Sony Races to Create Internet Alternative to Cable TV

Howard Stringer
Howard Stringer
 AP Photo/Paul Sakuma

This story first appeared in the Dec. 2 issue of The Hollywood Reporter magazine.

At a breakfast hosted by the Wall Street Journal in early November, Sony CEO Howard Stringer talked about building "a different kind of TV set." A week later, the Journal reported that Sony might launch "an Internet-based alternative to cable TV."

Like Netflix, Hulu and others, Sony's own PlayStation Store already makes dozens of TV shows available on-demand after they air on TV, but Sony and others know that the holy grail is to create a service so compelling that consumers would trade in their cable or satellite services. So far, though, all the Internet-based options combined have convinced only an estimated 3 percent of consumers to take that "cord-cutting" step.

Sony won't comment, but its plans reportedly are to offer small bundles of channels to be delivered through Internet-connected TV sets and other devices, like Blu-ray players and PlayStation 3 consoles. Media companies, though, don't want to offer up their best content and alienate their big cable and satellite customers, so Sony will have to settle for niche channels, at least initially.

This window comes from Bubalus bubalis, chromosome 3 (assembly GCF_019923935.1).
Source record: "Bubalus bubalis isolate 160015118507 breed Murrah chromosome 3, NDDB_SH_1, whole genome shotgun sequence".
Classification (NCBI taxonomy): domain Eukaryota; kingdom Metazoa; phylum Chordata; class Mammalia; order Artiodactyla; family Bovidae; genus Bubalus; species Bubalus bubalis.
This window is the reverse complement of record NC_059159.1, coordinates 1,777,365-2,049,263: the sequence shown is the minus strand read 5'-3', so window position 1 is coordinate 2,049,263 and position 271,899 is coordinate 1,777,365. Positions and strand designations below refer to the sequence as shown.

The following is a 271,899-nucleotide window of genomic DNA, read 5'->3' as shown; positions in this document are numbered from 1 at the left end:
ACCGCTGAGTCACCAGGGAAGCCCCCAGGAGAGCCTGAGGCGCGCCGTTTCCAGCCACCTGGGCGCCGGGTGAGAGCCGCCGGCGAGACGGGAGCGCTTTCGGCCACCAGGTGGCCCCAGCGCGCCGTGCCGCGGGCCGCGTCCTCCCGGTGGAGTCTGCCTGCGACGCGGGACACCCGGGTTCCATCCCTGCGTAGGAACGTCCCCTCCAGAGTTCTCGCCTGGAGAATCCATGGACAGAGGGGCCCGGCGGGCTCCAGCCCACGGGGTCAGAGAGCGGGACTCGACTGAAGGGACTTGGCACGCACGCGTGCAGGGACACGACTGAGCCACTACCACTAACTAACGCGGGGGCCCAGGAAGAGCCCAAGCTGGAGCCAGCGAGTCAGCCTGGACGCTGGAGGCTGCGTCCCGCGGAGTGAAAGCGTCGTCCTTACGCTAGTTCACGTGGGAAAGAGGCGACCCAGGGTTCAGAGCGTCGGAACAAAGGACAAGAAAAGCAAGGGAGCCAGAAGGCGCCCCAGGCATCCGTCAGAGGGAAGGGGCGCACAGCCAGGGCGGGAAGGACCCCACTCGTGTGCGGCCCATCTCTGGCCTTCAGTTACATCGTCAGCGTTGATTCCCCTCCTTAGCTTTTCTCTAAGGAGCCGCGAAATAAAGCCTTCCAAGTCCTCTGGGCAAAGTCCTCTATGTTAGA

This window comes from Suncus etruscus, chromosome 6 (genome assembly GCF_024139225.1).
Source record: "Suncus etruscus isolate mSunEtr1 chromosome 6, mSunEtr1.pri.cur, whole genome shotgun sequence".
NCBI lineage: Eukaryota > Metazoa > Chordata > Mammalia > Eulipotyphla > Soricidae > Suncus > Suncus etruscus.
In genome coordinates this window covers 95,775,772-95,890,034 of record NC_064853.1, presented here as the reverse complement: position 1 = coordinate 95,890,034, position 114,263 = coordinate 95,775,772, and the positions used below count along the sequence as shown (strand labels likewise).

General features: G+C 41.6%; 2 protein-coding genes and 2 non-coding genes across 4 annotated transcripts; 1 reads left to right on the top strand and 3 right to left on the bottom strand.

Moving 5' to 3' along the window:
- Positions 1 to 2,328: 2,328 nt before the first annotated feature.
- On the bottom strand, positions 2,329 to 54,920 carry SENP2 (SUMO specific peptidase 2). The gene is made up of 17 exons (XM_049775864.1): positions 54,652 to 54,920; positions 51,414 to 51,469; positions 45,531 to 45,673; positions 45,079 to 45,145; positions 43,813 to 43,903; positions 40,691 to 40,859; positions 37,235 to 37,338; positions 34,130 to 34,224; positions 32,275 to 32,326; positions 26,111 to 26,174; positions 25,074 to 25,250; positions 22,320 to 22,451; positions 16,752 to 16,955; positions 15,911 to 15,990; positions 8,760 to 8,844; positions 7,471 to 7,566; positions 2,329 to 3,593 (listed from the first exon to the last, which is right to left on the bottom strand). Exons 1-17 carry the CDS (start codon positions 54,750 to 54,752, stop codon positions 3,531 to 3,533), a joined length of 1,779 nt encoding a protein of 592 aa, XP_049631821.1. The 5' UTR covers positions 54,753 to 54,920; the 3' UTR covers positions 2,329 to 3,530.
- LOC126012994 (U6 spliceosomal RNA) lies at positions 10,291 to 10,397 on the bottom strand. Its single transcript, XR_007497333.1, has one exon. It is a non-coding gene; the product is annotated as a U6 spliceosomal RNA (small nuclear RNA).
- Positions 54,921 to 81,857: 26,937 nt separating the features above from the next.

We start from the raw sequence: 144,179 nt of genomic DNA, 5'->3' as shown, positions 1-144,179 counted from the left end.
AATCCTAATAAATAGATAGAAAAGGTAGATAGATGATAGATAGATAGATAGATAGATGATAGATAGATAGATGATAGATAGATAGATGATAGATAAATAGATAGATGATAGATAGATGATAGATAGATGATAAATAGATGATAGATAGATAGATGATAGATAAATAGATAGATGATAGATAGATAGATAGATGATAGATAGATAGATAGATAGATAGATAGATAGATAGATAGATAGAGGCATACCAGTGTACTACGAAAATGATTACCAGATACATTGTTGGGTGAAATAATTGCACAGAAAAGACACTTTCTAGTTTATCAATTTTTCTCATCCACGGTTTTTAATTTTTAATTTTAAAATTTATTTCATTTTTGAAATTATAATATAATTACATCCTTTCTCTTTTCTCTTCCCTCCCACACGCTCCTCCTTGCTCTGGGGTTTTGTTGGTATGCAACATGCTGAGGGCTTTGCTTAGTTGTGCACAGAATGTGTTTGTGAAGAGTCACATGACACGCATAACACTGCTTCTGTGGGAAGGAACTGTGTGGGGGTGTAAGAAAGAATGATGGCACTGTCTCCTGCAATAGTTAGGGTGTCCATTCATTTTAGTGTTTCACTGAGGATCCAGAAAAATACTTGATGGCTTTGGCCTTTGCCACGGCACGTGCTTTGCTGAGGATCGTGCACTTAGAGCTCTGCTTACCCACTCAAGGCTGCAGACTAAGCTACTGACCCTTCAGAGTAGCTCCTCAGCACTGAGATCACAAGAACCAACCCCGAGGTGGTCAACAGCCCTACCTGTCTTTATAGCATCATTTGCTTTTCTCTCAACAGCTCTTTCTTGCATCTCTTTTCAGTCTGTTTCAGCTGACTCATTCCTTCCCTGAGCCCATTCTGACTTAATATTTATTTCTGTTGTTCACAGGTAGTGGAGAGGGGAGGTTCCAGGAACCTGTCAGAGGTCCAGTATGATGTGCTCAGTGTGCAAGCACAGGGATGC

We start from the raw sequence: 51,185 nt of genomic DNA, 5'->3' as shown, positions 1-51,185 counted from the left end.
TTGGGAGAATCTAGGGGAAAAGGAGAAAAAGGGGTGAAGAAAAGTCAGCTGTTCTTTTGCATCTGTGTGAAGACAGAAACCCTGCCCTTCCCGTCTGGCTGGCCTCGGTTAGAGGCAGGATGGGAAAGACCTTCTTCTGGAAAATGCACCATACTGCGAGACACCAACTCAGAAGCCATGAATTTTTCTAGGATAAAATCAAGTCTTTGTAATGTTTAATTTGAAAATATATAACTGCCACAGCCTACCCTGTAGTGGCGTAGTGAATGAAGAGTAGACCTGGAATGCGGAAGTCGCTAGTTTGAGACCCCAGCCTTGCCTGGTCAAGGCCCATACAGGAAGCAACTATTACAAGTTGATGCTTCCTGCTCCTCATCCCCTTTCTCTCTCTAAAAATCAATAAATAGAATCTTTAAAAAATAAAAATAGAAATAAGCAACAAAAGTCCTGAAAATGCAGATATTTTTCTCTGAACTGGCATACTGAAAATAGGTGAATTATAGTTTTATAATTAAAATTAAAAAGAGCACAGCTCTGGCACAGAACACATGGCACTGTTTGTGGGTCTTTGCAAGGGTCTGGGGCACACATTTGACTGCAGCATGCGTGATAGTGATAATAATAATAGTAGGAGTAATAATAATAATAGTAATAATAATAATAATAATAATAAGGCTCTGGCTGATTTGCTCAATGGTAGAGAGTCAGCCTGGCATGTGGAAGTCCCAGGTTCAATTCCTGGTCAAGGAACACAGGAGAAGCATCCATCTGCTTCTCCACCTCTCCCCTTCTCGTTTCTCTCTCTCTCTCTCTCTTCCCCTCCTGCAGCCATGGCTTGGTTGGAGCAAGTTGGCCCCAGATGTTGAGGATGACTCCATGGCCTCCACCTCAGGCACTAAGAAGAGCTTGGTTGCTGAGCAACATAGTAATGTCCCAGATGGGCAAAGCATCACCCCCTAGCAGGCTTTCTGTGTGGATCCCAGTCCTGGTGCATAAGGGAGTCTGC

"Sony's heart is in the right place here, but it's going to face a lot of resistance in getting this new service off the ground," wrote the Motley Fool's Rick Aristotle Munarriz.

And Sony's competition isn't only cable and satellite providers -- it's also the likes of Microsoft, which already offers limited TV through its Xbox 360; Google, with its Google TV and rumored plans to test an Internet-based service in Kansas City; and Apple, which has Apple TV and other initiatives yet to be revealed.

But what the TV industry shouldn't expect is much more cord-cutting over the next few years, says NPD analyst Russ Crupnick.

The worry instead should be over "cord-throttling," whereby consumers who use Hulu, Netflix and whatever Sony comes up with downgrade their pay-TV packages. Crupnick asks, "Do they really need to spend $100 for all those channels?"

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